HOLYOKE (CBS) – Mayor Alex Morse said on Tuesday a lack of proper isolation during the coronavirus outbreak and overcrowding led to 13 deaths at Holyoke Soldiers’ Home for veterans. Morse said he was “completely shocked” when he heard from the facility, which hadn’t communicated with the city or state about the deaths.
Facility superintendent Bennett Walsh was placed on administrative leave on Monday after the deaths, which have occurred since last Wednesday.
Six of the veterans who died tested positive for coronavirus. Test results are pending for five others, one was negative and the cause of death is unknown for one.
In addition, 10 veteran residents and seven staff members tested positive for coronavirus. Every staff member and resident has since been tested, but results are pending for 25 residents.
Morse said the first death was reported Wednesday and several others were reported to the Board of Health on Friday. The Board of Health reached out to the facility on Saturday but did not receive a response.
“We’ve been aware and lodging complaints with managers there for like two weeks,” said Brenda Rodriguez who’s with the Service Employees International Union 888.
“you put on a personal protection equipment without permission…” This is a disciplinary letter a nurse’s aid received when he demanded masks after a resident he cares for tested positive in the Holyoke Soldiers Home for veterans. #wbz pic.twitter.com/MghKatJfII
— Christina Hager (@HagerWBZ) March 31, 2020
A nurse’s aide, who wants to remain anonymous, showed WBZ a disciplinary letter the aide got for demanding protective gear after a veteran showed COVID-19 symptoms. The letter said the aide was “disruptive” and “inappropriate.”
It went on, “You put on a personal protection equipment without permission or need.” Rodriguez said the aide simply “asked for protective gear to be able to service that veteran.” She said the aide’s supervisor said the aide “was acting and causing fear within the home.”
“I’m angry,” the worker told WBZ. “When you suspect somebody who has COVID-19, you’re supposed to take that person out of that particular setting, and put (them) in isolation…They left the person in the same area.”
The mayor said he received anonymous information about improper conditions at the home. Morse reached out to Walsh on Sunday, and learned there had been eight deaths at that point.
“We were just completely shocked,” Morse said. “Number one that it had happened. Number two that there was no communication between the facility and the city, nor any communication between the facility and the state that oversees this facility in the first place.”
During his conversation with Bennett, Morse said he asked how the facility was planning to communicate with family members and the public, and did not receive clear answers.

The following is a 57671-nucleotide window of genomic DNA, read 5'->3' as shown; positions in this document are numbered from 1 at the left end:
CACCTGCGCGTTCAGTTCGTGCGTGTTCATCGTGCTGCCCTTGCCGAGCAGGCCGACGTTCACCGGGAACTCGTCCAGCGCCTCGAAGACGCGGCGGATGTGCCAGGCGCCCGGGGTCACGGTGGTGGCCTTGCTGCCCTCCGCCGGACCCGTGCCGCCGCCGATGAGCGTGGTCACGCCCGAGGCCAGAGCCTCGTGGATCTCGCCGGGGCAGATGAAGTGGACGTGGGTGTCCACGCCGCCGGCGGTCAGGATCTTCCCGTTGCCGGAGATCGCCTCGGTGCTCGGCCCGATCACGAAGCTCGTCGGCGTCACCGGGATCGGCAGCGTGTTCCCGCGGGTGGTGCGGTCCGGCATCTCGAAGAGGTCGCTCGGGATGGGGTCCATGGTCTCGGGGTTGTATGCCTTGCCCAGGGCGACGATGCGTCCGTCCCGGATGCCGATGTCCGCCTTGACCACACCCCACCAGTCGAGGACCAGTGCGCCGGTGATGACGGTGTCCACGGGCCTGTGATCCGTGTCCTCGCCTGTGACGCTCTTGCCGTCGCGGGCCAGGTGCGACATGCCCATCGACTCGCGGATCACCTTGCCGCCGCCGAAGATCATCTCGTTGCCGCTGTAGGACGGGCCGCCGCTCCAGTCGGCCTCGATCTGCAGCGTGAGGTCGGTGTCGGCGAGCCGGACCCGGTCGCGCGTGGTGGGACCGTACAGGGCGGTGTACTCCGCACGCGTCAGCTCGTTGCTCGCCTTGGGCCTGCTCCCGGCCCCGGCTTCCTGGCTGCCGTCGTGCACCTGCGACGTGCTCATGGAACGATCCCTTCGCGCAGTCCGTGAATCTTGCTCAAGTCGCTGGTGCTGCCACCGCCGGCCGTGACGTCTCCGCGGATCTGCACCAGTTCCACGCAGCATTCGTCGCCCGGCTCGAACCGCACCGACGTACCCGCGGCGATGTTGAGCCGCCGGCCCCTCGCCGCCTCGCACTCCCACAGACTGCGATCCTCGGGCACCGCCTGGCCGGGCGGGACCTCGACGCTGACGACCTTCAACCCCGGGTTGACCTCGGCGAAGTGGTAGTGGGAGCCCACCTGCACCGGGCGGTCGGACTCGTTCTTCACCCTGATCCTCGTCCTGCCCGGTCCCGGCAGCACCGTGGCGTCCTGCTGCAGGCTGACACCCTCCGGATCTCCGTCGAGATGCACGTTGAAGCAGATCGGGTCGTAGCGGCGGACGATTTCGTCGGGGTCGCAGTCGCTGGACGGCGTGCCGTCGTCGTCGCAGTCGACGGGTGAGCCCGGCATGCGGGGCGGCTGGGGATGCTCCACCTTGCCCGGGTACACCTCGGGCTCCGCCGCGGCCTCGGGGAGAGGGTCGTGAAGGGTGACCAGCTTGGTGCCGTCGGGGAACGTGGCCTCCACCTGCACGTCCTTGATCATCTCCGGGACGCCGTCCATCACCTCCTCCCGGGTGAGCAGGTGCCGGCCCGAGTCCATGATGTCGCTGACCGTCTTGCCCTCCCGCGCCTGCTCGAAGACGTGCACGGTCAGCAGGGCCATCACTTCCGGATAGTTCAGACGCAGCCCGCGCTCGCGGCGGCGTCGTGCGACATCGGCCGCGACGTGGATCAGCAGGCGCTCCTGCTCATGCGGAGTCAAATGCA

“Quite honestly there was almost no sense of urgency in that conversation,” Morse said.
That was when Morse reached out to Gov. Charlie Baker’s administration. Morse said he heard back from Health and Human Services secretary Marylou Sudders within 30 minutes.
“As someone who has visited this amazing place on multiple occasions, and found it to be a source of joy and grace and comfort and kindness, for the residents, their families, and the staff that works there, this episode is a gut-wrenching loss that is nothing short of devastating,” Baker said at his Tuesday press conference.
The state implemented an onsite clinical command team to respond to the outbreak. The National Guard has been requested to support on-site testing of residents at the soldiers’ home.
“We do expect the actions taken in the last couple days will save lives in the days and weeks to come. But unfortunately we also expect this situation could get worse in the coming days as well,” said Morse.
“It used to be called ‘our gem on the hill,’” said Steven Connor, a veteran’s service officer for surrounding communities, who has helped many residents secure a spot. “To think that they’re in a situation where now, for a lot of them it’s life threatening, that’s quite upsetting.”
Connor says for several years he and others have pushed for changes at the home. “It was upsetting and we didn’t think it was as bad as it was until we started hearing the rumors over the weekend,” Connor said.
Retired Army Colonel and FEMA leader Ted Monette was a resident at the home and died early Monday morning from COVID-19.
The Executive Office of Health and Human Services issued a statement on the situation.
The Commonwealth is making all resources available to the Holyoke Soldiers’ Home leadership team, including bringing in support from trained medical National Guard members. We will continue to take action to protect the health and safety of the veteran residents, and we will provide updates on the precautions being taken and the impact on residents.
Morse said coronavirus spread through the facility because there was a lack of isolation of residents who tested positive. There was also a lack of proper protocols in place, Morse said, and overcrowding.
“I think this crisis in particular is going to illuminate the fact that we need to do a better job at every level to provide for our veterans, to provide for our senior citizens and provide to the general public overall,” said Morse.
“We just want to make sure we keep as many people as possible safe, healthy and alive. That’s our effort right now.”
Baker said there will be a thorough investigation into what happened leading up to the deaths.
“Let me just say this in advance. In the short-term our primary focus is going to be on stabilizing and supporting the health and safety of the residents and their families. We will get to the bottom of what happened and when, and by who,” said Baker.